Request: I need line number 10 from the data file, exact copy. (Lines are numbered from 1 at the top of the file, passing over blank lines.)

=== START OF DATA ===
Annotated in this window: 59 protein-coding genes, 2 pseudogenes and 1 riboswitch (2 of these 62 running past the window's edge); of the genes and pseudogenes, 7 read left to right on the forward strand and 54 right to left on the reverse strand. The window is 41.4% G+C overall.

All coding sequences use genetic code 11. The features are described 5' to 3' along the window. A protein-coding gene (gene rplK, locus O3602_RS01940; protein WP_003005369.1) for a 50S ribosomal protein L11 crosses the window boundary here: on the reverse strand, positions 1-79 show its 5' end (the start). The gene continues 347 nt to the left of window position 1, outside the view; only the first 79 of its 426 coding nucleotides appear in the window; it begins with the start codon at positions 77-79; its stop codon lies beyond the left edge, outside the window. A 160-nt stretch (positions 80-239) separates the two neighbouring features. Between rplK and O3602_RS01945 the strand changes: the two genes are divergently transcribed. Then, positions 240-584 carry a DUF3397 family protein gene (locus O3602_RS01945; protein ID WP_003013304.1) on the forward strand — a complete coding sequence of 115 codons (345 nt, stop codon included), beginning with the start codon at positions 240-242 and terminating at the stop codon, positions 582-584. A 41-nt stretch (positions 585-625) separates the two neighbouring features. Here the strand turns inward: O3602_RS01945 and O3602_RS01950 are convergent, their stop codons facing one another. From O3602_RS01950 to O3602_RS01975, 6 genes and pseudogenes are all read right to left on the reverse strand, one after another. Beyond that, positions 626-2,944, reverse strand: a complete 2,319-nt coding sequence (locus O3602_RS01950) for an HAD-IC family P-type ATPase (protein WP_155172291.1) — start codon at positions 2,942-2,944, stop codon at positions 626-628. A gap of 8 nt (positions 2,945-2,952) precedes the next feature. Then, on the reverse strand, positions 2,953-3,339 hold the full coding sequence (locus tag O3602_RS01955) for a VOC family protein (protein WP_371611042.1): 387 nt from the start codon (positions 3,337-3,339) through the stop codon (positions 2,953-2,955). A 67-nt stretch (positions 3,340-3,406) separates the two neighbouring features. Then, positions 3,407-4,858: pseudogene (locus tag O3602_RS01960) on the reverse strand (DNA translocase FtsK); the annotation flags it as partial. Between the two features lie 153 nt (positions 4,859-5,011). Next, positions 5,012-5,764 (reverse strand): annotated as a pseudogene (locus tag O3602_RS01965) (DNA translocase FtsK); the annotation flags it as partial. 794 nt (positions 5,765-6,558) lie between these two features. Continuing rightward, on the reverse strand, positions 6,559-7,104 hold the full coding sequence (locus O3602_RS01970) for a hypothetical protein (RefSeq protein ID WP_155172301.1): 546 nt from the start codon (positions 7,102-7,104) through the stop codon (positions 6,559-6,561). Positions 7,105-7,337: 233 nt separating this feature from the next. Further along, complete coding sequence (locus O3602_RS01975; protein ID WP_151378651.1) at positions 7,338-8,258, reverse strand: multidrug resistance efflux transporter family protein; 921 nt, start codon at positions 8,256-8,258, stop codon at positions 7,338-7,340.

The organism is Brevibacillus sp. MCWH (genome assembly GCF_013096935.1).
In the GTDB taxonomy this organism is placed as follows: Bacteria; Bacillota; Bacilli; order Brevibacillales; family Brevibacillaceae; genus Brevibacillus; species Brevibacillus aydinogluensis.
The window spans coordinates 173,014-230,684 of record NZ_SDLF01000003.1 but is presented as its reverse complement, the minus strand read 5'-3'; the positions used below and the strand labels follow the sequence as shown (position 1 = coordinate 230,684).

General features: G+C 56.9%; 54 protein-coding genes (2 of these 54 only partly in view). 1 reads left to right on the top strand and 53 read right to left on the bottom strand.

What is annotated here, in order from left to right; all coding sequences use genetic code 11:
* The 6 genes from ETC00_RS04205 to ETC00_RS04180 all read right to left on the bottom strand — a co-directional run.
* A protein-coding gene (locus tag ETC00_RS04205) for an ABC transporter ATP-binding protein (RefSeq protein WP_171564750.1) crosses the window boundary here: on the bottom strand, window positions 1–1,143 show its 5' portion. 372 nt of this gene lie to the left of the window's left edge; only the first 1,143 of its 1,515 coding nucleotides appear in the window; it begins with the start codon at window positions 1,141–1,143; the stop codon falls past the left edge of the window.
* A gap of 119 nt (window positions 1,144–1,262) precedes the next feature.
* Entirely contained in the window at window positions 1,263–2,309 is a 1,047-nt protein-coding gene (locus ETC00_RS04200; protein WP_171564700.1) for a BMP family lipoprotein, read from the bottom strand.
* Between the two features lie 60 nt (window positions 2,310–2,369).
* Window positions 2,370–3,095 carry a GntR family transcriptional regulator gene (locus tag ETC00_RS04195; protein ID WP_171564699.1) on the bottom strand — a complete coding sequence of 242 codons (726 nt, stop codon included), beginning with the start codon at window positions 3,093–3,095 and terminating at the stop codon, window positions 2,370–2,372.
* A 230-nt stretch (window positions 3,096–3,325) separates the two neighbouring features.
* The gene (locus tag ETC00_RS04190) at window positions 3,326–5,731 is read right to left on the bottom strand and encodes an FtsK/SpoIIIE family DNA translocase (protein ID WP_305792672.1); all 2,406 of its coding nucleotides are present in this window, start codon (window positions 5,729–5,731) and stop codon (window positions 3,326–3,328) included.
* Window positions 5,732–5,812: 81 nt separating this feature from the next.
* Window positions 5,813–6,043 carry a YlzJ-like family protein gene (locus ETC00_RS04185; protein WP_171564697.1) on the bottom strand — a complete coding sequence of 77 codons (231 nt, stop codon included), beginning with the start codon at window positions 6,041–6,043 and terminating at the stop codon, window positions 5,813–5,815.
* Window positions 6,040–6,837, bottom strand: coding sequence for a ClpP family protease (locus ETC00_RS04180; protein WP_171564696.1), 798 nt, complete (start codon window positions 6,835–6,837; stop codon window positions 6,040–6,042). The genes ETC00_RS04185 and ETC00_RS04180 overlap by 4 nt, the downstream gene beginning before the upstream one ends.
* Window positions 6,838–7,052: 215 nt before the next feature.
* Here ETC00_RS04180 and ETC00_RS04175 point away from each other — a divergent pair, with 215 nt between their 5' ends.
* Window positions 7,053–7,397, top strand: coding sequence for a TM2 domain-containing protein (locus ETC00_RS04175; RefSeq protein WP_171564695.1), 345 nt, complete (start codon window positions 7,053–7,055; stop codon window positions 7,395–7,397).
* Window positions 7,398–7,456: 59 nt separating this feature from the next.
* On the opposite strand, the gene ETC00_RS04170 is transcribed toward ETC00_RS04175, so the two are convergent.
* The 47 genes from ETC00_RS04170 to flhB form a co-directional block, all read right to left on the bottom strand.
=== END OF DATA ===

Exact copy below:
* A gap of 119 nt (window positions 1,144–1,262) precedes the next feature.